When Is a Will Probated?
A will can be a terrific legal tool for ensuring your estate’s assets smoothly transfer to your chosen beneficiaries upon your passing. A will that is witnessed, names an estate executor, and is filed lawfully helps to protect your assets while ensuring a financial legacy for your surviving beneficiaries.
A well-designed and lawful will typically expedites the divestment of your assets, but not always. There are many situations that might cause your estate to undergo a lengthy probate process.
The Will Might Not Be Valid
A probate court requires a will to be valid for it to apply to your estate. The state has many requirements to make your will valid so that it will abide by your wishes for divesting your estate. For your will to be valid and recognized by a New Jersey probate court, you must:
- Be of sound mind and have the legal capacity to create a will
- Have at least two witnesses when you sign the will
- Include your signature and that of the two witnesses
The requirement for someone to have the legal capacity to create will helps to protect that person’s estate against manipulative and predatory individuals. The witnesses can affirm you are of sound mind when you signed it, and including their signatures along with yours enables the court to locate those witnesses.
After your passing, your estate’s executor must file your will along with your death certificate. Then the probate court can enter it into the record and use it.
The Estate Is Too Large
An estate that is surprisingly small might be subject to probate even when a will and executor are available. New Jersey requires estates that are worth more than $20,000 to go through the probate process even when there is a will.
If you own a home and one or more vehicles, you almost certainly have assets that exceed the $20,000 threshold. Fortunately, a surviving spouse automatically receives jointly shared property, such as a family home.
Other assets, such as life insurance benefits, retirement accounts, and other financial assets, easily could trigger the probate process despite the existence of a will.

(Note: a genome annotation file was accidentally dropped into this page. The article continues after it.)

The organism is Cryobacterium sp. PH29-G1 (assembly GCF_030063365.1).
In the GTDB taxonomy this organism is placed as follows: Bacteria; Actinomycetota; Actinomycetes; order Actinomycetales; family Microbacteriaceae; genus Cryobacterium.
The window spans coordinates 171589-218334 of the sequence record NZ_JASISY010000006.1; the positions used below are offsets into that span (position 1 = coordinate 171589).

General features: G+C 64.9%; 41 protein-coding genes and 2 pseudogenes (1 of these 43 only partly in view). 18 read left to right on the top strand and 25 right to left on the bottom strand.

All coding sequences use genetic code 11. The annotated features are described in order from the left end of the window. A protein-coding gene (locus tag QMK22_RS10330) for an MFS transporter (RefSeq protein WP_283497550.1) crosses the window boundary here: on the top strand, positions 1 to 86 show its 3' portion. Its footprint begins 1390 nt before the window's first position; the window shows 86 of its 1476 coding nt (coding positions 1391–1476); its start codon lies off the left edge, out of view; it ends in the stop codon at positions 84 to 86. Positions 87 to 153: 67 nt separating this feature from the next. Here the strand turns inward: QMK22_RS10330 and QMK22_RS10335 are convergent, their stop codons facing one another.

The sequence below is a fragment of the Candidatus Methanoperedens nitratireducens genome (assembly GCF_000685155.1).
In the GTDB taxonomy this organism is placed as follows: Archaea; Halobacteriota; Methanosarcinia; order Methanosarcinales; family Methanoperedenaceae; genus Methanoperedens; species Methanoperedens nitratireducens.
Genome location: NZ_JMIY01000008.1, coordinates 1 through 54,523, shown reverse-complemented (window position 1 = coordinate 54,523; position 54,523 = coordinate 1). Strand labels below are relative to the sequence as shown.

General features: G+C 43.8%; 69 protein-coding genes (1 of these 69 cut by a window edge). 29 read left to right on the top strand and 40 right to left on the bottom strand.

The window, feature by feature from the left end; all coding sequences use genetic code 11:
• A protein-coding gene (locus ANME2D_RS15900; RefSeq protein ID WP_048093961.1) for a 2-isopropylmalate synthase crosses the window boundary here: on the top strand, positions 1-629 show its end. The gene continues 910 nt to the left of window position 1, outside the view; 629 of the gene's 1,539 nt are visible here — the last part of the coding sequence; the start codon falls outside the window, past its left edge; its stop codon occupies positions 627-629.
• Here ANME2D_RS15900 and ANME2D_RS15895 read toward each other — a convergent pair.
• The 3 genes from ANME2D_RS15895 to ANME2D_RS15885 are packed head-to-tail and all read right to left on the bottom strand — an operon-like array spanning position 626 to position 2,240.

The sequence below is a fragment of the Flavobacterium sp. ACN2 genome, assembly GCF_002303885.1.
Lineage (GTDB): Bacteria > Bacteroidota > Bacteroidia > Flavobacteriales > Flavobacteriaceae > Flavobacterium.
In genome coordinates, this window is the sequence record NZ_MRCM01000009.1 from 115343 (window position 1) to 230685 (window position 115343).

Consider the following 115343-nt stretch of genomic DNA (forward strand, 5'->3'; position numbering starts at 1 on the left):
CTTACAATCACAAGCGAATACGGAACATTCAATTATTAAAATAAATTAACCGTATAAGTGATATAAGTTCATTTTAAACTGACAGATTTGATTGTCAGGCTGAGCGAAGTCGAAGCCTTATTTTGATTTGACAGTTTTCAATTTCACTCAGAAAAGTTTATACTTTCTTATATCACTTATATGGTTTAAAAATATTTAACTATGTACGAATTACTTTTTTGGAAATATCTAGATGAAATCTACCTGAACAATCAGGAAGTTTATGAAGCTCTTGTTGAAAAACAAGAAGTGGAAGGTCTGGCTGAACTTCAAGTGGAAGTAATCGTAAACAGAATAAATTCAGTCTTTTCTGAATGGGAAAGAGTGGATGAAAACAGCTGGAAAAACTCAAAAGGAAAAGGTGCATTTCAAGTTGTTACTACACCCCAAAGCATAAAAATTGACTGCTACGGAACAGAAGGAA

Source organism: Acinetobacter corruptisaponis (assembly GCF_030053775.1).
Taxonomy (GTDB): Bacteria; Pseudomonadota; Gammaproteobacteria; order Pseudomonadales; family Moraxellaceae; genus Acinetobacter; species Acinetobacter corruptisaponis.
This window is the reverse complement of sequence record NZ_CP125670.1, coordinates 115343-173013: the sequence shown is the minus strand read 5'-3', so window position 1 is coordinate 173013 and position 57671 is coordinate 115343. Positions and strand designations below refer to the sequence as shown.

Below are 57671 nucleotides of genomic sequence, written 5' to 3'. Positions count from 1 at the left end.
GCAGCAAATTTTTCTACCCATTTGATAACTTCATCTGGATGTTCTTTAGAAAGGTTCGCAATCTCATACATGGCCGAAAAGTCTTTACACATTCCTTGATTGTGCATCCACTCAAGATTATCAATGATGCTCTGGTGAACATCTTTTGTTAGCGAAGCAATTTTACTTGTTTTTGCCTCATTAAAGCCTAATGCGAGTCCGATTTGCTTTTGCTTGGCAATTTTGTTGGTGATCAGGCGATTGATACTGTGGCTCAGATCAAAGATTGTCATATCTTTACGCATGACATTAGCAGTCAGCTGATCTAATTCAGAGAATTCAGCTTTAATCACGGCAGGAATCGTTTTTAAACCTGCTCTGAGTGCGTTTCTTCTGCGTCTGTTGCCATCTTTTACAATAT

Many Creditors Have Claims Against the Estate
One of the reasons why the probate process exists is to ensure your estate pays any remaining debts before distributing your remaining assets. When creditors have debt claims against your estate, the probate court will do its best to ensure they are paid.
Whatever is left after settling any debts owed by the estate the probate court should distribute in accordance with your valid will.
Unable to Locate Named Beneficiaries
A probate court cannot follow the wishes outlined in your will if it cannot locate your beneficiaries. A significant amount of time might have elapsed since you created your will and one or more beneficiaries might either have passed or otherwise lost contact with you and your family.
When the executor or administrator of your estate cannot locate a beneficiary, that person might initiate the probate process. The probate process could work as a precaution and protect assets intended for a beneficiary who cannot be located but might eventually appear to claim a share of the estate.
Expedite the Probate Process With Help From the Plainfield Wills, Trusts, and Estates Lawyers at Herold Law
The experienced Plainfield wills, trusts, and estates lawyers at Herold Law, P.A., can help you prepare a will by calling 908-647-1022 or contacting us online to schedule an initial consultation at our law office in Warren, New Jersey. Our clients are located in Warren, Plainfield, and throughout New Jersey.